The Gyre Project

I had just begun to feel a little uncertain about the spot where I was standing, so I moved back. The grizzly bears had apparently decided to walk around us, but they stayed very close — no more than 15 feet away. The cubs were having trouble seeing us as they strolled by, so they stood on their hind feet to improve their view. My camera’s motor drive whirred away, and one of the cubs began to climb up its mother. When it suddenly emerged on her back, we all just melted.

Man kneels on beach and organizes plastic trash by color
In June 2013 a group of artists, scientists and educators embarked on an expedition in southwest Alaska to raise awareness of plastic pollution in the sea.

It was June 2013, and I was documenting a unique expedition called Gyre, a weeklong cruise covering some 450 miles of Alaska’s southwest peninsula. The expedition was sponsored by the Alaska Sea Life Center and The Anchorage Museum, and its purpose was to highlight the huge problem of plastic in our ocean and to help influence human behavior through art. Other organizations involved with the expedition included The National Oceanic and Atmospheric Administration (NOAA), The Smithsonian Institution, Ocean Conservancy and National Geographic.

Alaska Sea Life Center project visionary Howard Ferren spent years planning the trip. “The ultimate goal is to reach new audiences, influence attitudes about consumption and waste and ultimately to change behaviors that are fundamentally the cause of marine debris,” Ferren said.

I was relishing the opportunity to explore this remote territory — not only with my camera but also with an incredible group of people. Gyre’s participants included scientists, filmmakers, a teacher and artists, and all shared the same mission: to highlight the striking contrast between the rugged beauty of Alaska and the thousands of tons of trash that are spit out of the North Pacific Gyre onto Alaskan beaches each year.

Big, vast Alaskan bay and a boat

From February through September, 2014, The Anchorage Museum is featuring an exhibit called Gyre: The Plastic Ocean, which presents works of art made from garbage collected during the expedition. Artist Pam Longobardi collected scores of fishing floats, which are now part of her installation at the exhibit. Said Longobardi, “Plastics are the cultural archaeology of our time. They don’t belong in the ocean, and the tremendous, conscious force of energy that is the ocean does everything it can to expel this material and vomit it back onto the beach to show us the wrong we have done.”

Most of our days were spent on isolated beaches that can only be reached by floatplane or small boat. Some were expansive and contained thousands of massive logs. Others were tiny and contained no logs at all. We found debris ranging from huge fishing nets to plastic bottles from Japan. On one beach we found hundreds of college football flyswatters destined for fans across the U.S. On another we came across a massive ball of packing straps. In Alaskan waters, packing straps account for 50 percent of Steller sea lion entanglements. A strap slowly sawing its way into the neck is a horrific way to die.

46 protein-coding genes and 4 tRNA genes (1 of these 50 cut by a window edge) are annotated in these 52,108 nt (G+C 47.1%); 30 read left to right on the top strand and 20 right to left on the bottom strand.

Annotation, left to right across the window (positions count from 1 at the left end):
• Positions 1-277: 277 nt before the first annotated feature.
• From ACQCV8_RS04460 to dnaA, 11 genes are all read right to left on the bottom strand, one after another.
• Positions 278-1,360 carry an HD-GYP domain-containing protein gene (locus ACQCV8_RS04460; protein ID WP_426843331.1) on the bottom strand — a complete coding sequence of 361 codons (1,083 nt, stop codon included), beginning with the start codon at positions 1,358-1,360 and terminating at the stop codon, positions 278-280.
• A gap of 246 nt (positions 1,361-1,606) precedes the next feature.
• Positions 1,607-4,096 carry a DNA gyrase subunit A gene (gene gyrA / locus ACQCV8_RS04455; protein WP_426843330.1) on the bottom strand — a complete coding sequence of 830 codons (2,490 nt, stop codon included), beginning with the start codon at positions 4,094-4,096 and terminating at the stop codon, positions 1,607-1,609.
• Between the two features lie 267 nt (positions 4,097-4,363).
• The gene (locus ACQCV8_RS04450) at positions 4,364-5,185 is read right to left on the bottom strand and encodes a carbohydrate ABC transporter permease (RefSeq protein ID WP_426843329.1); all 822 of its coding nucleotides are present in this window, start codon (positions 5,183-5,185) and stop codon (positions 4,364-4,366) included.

After a week at sea we had visited nearly a dozen locations including Gore Point, Point Blank, Shuyak Island and Afogneck. Along the way, Ocean Conservancy biologist Nick Mallos collected 831 brightly colored bottle caps, more than half of which originated on the other side of the Pacific. According to Mallos, “sea birds like albatrosses often mistake plastic bottle caps for food. They take them back to their chicks, which ingest them and perish from gastrointestinal blockage and, ultimately, starvation.”

Team of trash collectors work together on beach

During the final two days we visited an isolated area called Hallo Bay, which is part of Katmai National Park. Hallo Bay is a remote area, but it received an influx of debris from the 2011 Japanese tsunami. It’s also famous for grizzly bears — park biologists estimate that some 2,200 live in Katmai.

Before we arrived Katmai rangers had collected more than 4,000 pounds of trash from the dunes and beach. Some of this garbage had been chewed on by bears. According to park superintendent Diane Chung, “Bears are very fascinated by the marine debris, especially plastic floats. Although we haven’t documented any deaths, we are concerned about the bears being exposed not only to the plastics but also to the toxins such as lead that often coat these items.”

Our visit to Hallo Bay was timed to remove this trash and take it back to Seward. It took our team nearly 13 hours to load everything with the park service, which left only one day to explore this beautiful area. Until then we had only seen bears from only a distance, but Hallo Bay delivered the encounter with a mother and her curious cubs that none of us would ever forget.

Momma bear and baby bear walk on the beach

Slowly the bears walked away and we were left in astonished silence. It was incredibly moving, and some people were even weeping. I had never planned on coming face to face with a grizzly during my trip to Alaska, but encounters like this one change people and remind why we protect wild places. They also motivate us to get involved — for the sake of the sea life, the bears and our own legacy on this planet.

© Alert Diver — Q2 Spring 2014